tions are designed.



   It has been more than 25 years since the publica-                 extant empirical investigations in order to assess progress,
tion of Sidman et al.’s (1982) chronicle of the search               both conceptual and methodological, and to identify ques-
for symmetry—the finding that after learning to match                tions and issues that require further study.
samples to comparisons in a conditional discrimination,
subjects will match the same stimuli when their respec-                          Backward associations
tive functional roles are reversed—in nonhuman animals.
That article and its companion, Sidman and Tailby (1982),            studies with Humans
have generated considerable interest in the phenomenon of               Interest in symmetrical associations is not limited to the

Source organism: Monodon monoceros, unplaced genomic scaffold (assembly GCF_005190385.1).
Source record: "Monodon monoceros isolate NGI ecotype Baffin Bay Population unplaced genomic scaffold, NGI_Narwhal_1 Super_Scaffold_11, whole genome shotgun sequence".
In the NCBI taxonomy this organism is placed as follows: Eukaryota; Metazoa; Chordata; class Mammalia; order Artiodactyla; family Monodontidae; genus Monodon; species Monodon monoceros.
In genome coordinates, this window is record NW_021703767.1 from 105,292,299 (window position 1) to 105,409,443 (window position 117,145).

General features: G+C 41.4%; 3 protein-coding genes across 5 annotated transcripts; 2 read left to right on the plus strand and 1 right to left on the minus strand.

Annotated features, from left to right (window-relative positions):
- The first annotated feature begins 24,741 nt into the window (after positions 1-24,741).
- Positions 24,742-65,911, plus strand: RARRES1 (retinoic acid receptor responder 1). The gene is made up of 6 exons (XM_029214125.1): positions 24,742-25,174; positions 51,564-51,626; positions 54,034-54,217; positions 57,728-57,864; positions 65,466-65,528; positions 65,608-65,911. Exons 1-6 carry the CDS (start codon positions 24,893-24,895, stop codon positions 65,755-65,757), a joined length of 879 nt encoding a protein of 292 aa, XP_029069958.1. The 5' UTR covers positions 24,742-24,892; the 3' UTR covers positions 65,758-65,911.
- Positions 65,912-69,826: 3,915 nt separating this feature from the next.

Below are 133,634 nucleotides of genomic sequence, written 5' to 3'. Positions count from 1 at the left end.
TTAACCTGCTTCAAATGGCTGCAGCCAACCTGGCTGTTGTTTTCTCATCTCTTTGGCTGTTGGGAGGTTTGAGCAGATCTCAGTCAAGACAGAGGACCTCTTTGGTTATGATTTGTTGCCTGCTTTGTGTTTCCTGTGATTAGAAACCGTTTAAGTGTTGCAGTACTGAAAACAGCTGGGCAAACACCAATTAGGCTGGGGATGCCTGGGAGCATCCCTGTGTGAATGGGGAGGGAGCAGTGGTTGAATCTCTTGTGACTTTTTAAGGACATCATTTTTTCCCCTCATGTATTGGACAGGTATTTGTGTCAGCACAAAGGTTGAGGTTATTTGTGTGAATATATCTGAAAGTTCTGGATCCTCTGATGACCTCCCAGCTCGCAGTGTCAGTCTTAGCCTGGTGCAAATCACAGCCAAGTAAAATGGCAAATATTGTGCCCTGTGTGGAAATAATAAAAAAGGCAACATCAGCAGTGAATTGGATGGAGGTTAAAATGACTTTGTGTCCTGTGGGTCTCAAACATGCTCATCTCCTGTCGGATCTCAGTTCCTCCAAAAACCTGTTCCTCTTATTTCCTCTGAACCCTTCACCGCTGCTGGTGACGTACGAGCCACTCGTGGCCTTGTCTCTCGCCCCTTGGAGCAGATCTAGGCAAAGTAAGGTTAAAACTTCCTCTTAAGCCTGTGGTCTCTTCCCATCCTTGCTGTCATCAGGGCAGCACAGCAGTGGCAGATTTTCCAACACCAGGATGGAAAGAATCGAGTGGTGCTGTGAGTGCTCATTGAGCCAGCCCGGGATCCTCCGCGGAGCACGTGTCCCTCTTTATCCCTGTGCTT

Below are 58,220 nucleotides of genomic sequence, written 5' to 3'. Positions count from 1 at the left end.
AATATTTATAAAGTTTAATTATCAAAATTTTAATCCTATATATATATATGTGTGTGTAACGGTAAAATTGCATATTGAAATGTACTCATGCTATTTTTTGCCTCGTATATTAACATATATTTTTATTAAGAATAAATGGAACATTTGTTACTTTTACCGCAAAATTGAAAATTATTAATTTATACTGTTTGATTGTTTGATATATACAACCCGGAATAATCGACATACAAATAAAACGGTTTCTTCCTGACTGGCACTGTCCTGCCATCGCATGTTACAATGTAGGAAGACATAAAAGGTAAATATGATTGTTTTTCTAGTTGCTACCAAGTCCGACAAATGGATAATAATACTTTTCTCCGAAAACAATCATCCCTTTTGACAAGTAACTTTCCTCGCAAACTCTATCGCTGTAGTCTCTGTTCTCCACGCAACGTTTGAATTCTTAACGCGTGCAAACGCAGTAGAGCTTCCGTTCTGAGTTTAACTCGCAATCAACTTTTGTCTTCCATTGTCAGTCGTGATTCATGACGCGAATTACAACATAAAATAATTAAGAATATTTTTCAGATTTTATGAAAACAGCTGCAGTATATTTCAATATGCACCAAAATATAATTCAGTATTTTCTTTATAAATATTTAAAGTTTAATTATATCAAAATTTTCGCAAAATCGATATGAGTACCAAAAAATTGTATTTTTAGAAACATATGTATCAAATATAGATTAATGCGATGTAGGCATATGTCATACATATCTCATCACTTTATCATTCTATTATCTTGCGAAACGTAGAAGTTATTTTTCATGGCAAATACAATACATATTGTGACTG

stimulus equivalence and have stimulated much follow-up              stimulus equivalence literature. Prior to 1982, there was
research with college students, young children, and individ-         longstanding interest in the problem of so-called back-
uals with intellectual disabilities, some of whom exhibited          ward associations. As early as 1885, for example, Ebbing-
minimal language skills. Furthermore, a range of nonhu-              haus (1885/1913) reported savings in humans’ backward
man animals, including chimpanzees, monkeys, sea lions,              recall of a list of nonsense syllables 24 h after learning the
dolphins, rats, and pigeons have been tested for symmetry,           list in the forward direction.
as well as the other defining properties of stimulus equiv-             In paired-associate learning, Asch and Ebenholtz